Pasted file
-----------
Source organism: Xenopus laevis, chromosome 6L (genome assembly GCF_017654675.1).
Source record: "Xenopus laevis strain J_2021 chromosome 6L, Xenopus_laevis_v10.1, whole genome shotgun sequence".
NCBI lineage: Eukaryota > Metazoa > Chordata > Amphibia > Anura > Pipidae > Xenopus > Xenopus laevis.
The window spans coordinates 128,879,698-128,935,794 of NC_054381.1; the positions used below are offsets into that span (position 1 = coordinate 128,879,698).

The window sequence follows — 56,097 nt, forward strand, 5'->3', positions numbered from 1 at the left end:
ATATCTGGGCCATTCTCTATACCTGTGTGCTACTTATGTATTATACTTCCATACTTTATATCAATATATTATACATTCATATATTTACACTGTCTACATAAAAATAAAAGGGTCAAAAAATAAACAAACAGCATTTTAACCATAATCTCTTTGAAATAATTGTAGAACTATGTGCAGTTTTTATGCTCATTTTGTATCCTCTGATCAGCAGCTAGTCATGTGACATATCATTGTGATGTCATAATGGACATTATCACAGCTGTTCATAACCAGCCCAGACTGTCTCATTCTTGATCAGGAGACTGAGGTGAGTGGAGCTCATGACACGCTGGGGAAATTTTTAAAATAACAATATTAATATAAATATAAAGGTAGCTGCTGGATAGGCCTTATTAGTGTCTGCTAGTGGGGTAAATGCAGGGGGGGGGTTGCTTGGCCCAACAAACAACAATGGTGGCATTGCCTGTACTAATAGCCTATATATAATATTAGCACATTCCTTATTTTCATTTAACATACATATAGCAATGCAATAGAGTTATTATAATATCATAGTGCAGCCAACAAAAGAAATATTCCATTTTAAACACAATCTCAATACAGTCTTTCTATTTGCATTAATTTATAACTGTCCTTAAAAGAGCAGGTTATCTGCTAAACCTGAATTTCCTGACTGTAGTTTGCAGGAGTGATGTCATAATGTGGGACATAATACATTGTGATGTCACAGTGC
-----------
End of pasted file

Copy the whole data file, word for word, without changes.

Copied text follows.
Source organism: Xenopus laevis, chromosome 6L (genome assembly GCF_017654675.1).
Source record: "Xenopus laevis strain J_2021 chromosome 6L, Xenopus_laevis_v10.1, whole genome shotgun sequence".
NCBI lineage: Eukaryota > Metazoa > Chordata > Amphibia > Anura > Pipidae > Xenopus > Xenopus laevis.
The window spans coordinates 128,879,698-128,935,794 of NC_054381.1; the positions used below are offsets into that span (position 1 = coordinate 128,879,698).

The window sequence follows — 56,097 nt, forward strand, 5'->3', positions numbered from 1 at the left end:
ATATCTGGGCCATTCTCTATACCTGTGTGCTACTTATGTATTATACTTCCATACTTTATATCAATATATTATACATTCATATATTTACACTGTCTACATAAAAATAAAAGGGTCAAAAAATAAACAAACAGCATTTTAACCATAATCTCTTTGAAATAATTGTAGAACTATGTGCAGTTTTTATGCTCATTTTGTATCCTCTGATCAGCAGCTAGTCATGTGACATATCATTGTGATGTCATAATGGACATTATCACAGCTGTTCATAACCAGCCCAGACTGTCTCATTCTTGATCAGGAGACTGAGGTGAGTGGAGCTCATGACACGCTGGGGAAATTTTTAAAATAACAATATTAATATAAATATAAAGGTAGCTGCTGGATAGGCCTTATTAGTGTCTGCTAGTGGGGTAAATGCAGGGGGGGGGTTGCTTGGCCCAACAAACAACAATGGTGGCATTGCCTGTACTAATAGCCTATATATAATATTAGCACATTCCTTATTTTCATTTAACATACATATAGCAATGCAATAGAGTTATTATAATATCATAGTGCAGCCAACAAAAGAAATATTCCATTTTAAACACAATCTCAATACAGTCTTTCTATTTGCATTAATTTATAACTGTCCTTAAAAGAGCAGGTTATCTGCTAAACCTGAATTTCCTGACTGTAGTTTGCAGGAGTGATGTCATAATGTGGGACATAATACATTGTGATGTCACAGTGC